The massive flow of plastic scrap shipments to Thailand and Vietnam after the market shift from China has far exceeded the permitted import volumes and the operation capacities of their main ports. This has resulted in thousands of containers being stuck at the ports for months with many being abandoned due to negative values, according to Dr Steve Wong, managing director of Fukutomi Company Limited and executive president of the China Scrap Plastics Association.
‘The environmental concern regarding the smuggling of highly contaminated electronic scrap has triggered tightening regulatory controls of plastic scrap imports by Thailand and has now virtually paralysed the normal trade flow into this country,’ says Wong.
Meanwhile, he adds, inspections of 2 240 plastic recycling factories in Thailand are being carried out to detect illegal imports of e-scrap.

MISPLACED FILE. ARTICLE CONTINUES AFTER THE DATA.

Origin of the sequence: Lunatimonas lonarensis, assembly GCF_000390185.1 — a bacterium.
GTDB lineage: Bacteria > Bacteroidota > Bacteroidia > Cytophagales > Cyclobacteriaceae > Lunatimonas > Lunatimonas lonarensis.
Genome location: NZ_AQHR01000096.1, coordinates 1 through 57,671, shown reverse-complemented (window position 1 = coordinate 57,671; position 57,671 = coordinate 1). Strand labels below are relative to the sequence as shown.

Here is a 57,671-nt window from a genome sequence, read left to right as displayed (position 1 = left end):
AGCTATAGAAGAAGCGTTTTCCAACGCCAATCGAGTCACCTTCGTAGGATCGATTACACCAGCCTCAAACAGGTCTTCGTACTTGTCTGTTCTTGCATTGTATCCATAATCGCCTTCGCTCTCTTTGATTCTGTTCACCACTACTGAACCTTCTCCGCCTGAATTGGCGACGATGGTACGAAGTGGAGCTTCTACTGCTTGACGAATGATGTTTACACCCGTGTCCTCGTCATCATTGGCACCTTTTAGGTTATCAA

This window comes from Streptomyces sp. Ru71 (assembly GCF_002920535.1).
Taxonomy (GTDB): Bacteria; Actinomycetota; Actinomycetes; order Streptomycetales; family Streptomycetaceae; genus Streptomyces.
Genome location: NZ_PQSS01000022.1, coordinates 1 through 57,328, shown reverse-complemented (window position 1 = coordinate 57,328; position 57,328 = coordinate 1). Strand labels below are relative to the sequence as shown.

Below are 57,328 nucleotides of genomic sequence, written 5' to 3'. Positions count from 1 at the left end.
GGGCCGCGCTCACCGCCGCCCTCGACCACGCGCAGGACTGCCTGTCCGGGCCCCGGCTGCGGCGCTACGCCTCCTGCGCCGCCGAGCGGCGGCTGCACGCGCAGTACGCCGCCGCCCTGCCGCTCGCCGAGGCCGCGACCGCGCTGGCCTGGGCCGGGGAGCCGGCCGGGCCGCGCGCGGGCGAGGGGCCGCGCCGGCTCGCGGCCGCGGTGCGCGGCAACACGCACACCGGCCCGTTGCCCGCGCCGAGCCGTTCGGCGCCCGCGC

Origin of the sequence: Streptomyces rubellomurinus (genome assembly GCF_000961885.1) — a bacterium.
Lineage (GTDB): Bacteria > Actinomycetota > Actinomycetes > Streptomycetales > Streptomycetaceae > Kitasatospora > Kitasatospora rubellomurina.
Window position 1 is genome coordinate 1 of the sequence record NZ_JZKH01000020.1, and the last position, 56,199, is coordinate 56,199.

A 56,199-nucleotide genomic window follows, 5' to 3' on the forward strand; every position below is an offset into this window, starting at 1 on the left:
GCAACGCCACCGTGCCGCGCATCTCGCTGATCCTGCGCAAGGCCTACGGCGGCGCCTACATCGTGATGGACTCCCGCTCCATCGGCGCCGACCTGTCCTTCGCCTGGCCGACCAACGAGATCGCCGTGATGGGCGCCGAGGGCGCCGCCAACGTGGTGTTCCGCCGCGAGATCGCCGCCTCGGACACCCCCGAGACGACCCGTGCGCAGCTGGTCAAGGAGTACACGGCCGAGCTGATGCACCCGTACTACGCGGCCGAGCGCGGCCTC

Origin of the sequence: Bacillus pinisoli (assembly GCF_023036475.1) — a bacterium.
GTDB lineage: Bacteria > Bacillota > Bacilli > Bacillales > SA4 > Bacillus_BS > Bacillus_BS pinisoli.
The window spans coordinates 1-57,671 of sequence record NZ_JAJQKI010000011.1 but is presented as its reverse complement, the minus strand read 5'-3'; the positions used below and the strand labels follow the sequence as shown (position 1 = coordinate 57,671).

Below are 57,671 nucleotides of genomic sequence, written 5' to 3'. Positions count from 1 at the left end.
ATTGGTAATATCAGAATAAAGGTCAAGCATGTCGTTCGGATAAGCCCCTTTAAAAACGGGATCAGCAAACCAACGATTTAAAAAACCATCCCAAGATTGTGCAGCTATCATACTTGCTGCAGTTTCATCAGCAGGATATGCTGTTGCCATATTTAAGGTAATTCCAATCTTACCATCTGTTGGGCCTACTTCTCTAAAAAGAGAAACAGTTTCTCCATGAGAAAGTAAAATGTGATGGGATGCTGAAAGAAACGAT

‘This all is having a devastating effect on the recyclers, particularly those who moved their businesses from China due to the plastics import ban,’ says Wong. ‘Some of them will have to withdraw once again and may suffer enormous losses even before the start of factory operations.’
If the current situation continues, more shipping lines will no longer carry plastic scraps to these countries, he warns.
Idle at ports
Wong estimates some 30 000 containers were stuck at main Thai ports due to port capacity or import permit problems. ‘Similar issues were also seen in Vietnam causing ports such as Cat Lai to suspend unloading services,’ he says.
Wong adds that ‘thousands of containers’ have failed to be cleared by consignees for months. The likelihood of moving these containers from the port is getting very slim while demurrage charges are accumulating daily.
Next is Malaysia
‘Although Malaysia is still accepting plastic scrap shipments, market players are concerned that problems similar to that of Thailand and Vietnam will arise in the near future.’
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